1. Back or neck pain, with or without radicular pain of chronic duration
2. Unresponsiveness to conservative therapy
3. Lack of obvious source of pain pathology
A good rule of thumb is to consider that the presence of a focal neurological deficit requires surgical decompression until another diagnosis is reached, while pain alone suggests a more conservative approach of injection therapy such as epidurolysis. This assumes that loss of function (focal neurological deficit) is most often due to compression while pain is most often inflammation. A compressed nerve root can be further compromised, perhaps permanently, with the potential barotrauma of an injection into a closed space (Figure 10.3A). Saberski et al. demonstrated that as little as 1 mL of injectate into a closed epidural space can produce 400 mmHg pressure.23 Careful and judicious epidurography can determine the presence of a loculated space that can be decompressed to allow a more normal and safe epidural spread following epidurolysis (Figure 10.3B, C).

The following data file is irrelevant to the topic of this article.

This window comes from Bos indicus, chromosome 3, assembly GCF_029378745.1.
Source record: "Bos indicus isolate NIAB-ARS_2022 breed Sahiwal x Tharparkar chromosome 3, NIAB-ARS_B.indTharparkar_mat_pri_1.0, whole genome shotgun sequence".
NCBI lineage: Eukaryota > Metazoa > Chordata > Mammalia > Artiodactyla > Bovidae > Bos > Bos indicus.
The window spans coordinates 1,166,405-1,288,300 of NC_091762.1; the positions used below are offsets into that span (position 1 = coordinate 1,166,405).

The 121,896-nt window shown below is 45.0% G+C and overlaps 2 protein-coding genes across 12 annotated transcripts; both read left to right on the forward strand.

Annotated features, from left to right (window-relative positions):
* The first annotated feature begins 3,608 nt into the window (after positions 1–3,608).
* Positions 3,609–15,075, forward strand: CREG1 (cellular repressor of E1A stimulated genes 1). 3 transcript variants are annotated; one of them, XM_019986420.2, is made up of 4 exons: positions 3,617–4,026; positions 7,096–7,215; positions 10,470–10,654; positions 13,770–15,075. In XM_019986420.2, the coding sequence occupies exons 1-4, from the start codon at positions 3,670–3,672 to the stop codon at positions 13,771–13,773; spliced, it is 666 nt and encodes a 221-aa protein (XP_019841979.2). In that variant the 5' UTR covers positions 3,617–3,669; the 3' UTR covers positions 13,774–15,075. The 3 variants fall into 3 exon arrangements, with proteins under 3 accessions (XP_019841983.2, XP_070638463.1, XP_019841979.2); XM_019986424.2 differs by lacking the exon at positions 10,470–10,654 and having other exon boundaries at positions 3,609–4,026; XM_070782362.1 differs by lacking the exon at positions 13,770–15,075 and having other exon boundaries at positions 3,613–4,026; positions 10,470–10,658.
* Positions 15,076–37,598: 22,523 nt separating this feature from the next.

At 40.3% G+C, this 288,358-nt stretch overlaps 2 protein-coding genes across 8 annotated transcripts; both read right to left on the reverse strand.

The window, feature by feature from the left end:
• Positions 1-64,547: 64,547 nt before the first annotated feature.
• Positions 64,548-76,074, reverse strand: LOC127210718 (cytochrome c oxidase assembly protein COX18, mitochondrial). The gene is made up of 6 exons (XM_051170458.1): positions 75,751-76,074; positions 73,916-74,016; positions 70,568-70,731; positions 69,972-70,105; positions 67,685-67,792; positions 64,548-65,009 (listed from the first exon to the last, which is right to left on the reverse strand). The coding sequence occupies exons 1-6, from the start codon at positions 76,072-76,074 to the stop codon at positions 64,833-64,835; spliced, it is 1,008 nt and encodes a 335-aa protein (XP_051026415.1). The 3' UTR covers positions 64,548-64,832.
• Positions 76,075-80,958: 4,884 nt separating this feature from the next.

Was this article helpful?
This guide will help millions of people understand this condition so that they can take control of their lives and make informed decisions. The ebook covers information on a vast number of different types of neuropathy. In addition, it will be a useful resource for their families, caregivers, and health care providers.